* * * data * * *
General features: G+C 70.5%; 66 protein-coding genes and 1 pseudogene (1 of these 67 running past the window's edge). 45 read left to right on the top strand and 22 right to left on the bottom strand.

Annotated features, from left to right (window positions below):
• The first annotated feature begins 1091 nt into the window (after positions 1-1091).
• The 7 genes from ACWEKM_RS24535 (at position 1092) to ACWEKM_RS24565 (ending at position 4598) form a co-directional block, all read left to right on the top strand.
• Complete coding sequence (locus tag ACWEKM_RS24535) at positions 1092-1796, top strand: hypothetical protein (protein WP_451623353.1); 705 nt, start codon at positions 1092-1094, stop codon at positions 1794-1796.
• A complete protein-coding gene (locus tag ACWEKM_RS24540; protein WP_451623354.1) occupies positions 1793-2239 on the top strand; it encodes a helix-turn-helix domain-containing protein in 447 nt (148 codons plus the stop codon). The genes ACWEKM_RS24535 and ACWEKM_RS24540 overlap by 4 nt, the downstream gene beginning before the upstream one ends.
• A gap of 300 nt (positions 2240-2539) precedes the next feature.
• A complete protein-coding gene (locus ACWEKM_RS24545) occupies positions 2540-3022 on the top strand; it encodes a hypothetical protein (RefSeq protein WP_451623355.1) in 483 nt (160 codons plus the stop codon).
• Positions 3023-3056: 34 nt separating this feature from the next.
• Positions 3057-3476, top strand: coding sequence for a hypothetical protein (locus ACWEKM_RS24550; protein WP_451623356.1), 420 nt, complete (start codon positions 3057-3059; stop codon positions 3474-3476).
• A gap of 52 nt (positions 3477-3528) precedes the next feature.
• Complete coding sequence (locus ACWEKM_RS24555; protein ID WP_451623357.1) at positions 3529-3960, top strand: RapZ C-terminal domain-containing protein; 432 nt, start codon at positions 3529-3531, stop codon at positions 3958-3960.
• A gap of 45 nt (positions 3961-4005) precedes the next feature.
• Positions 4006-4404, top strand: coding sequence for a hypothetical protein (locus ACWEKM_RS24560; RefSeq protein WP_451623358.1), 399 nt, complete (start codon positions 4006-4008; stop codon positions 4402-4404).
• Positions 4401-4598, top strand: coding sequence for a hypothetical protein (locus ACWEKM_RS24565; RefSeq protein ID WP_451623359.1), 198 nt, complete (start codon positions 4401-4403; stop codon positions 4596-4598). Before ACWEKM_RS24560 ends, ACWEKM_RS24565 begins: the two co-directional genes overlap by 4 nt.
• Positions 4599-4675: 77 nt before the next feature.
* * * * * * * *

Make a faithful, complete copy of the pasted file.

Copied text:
General features: G+C 70.5%; 66 protein-coding genes and 1 pseudogene (1 of these 67 running past the window's edge). 45 read left to right on the top strand and 22 right to left on the bottom strand.

Annotated features, from left to right (window positions below):
• The first annotated feature begins 1091 nt into the window (after positions 1-1091).
• The 7 genes from ACWEKM_RS24535 (at position 1092) to ACWEKM_RS24565 (ending at position 4598) form a co-directional block, all read left to right on the top strand.
• Complete coding sequence (locus tag ACWEKM_RS24535) at positions 1092-1796, top strand: hypothetical protein (protein WP_451623353.1); 705 nt, start codon at positions 1092-1094, stop codon at positions 1794-1796.
• A complete protein-coding gene (locus tag ACWEKM_RS24540; protein WP_451623354.1) occupies positions 1793-2239 on the top strand; it encodes a helix-turn-helix domain-containing protein in 447 nt (148 codons plus the stop codon). The genes ACWEKM_RS24535 and ACWEKM_RS24540 overlap by 4 nt, the downstream gene beginning before the upstream one ends.
• A gap of 300 nt (positions 2240-2539) precedes the next feature.
• A complete protein-coding gene (locus ACWEKM_RS24545) occupies positions 2540-3022 on the top strand; it encodes a hypothetical protein (RefSeq protein WP_451623355.1) in 483 nt (160 codons plus the stop codon).
• Positions 3023-3056: 34 nt separating this feature from the next.
• Positions 3057-3476, top strand: coding sequence for a hypothetical protein (locus ACWEKM_RS24550; protein WP_451623356.1), 420 nt, complete (start codon positions 3057-3059; stop codon positions 3474-3476).
• A gap of 52 nt (positions 3477-3528) precedes the next feature.
• Complete coding sequence (locus ACWEKM_RS24555; protein ID WP_451623357.1) at positions 3529-3960, top strand: RapZ C-terminal domain-containing protein; 432 nt, start codon at positions 3529-3531, stop codon at positions 3958-3960.
• A gap of 45 nt (positions 3961-4005) precedes the next feature.
• Positions 4006-4404, top strand: coding sequence for a hypothetical protein (locus ACWEKM_RS24560; RefSeq protein WP_451623358.1), 399 nt, complete (start codon positions 4006-4008; stop codon positions 4402-4404).
• Positions 4401-4598, top strand: coding sequence for a hypothetical protein (locus ACWEKM_RS24565; RefSeq protein ID WP_451623359.1), 198 nt, complete (start codon positions 4401-4403; stop codon positions 4596-4598). Before ACWEKM_RS24560 ends, ACWEKM_RS24565 begins: the two co-directional genes overlap by 4 nt.
• Positions 4599-4675: 77 nt before the next feature.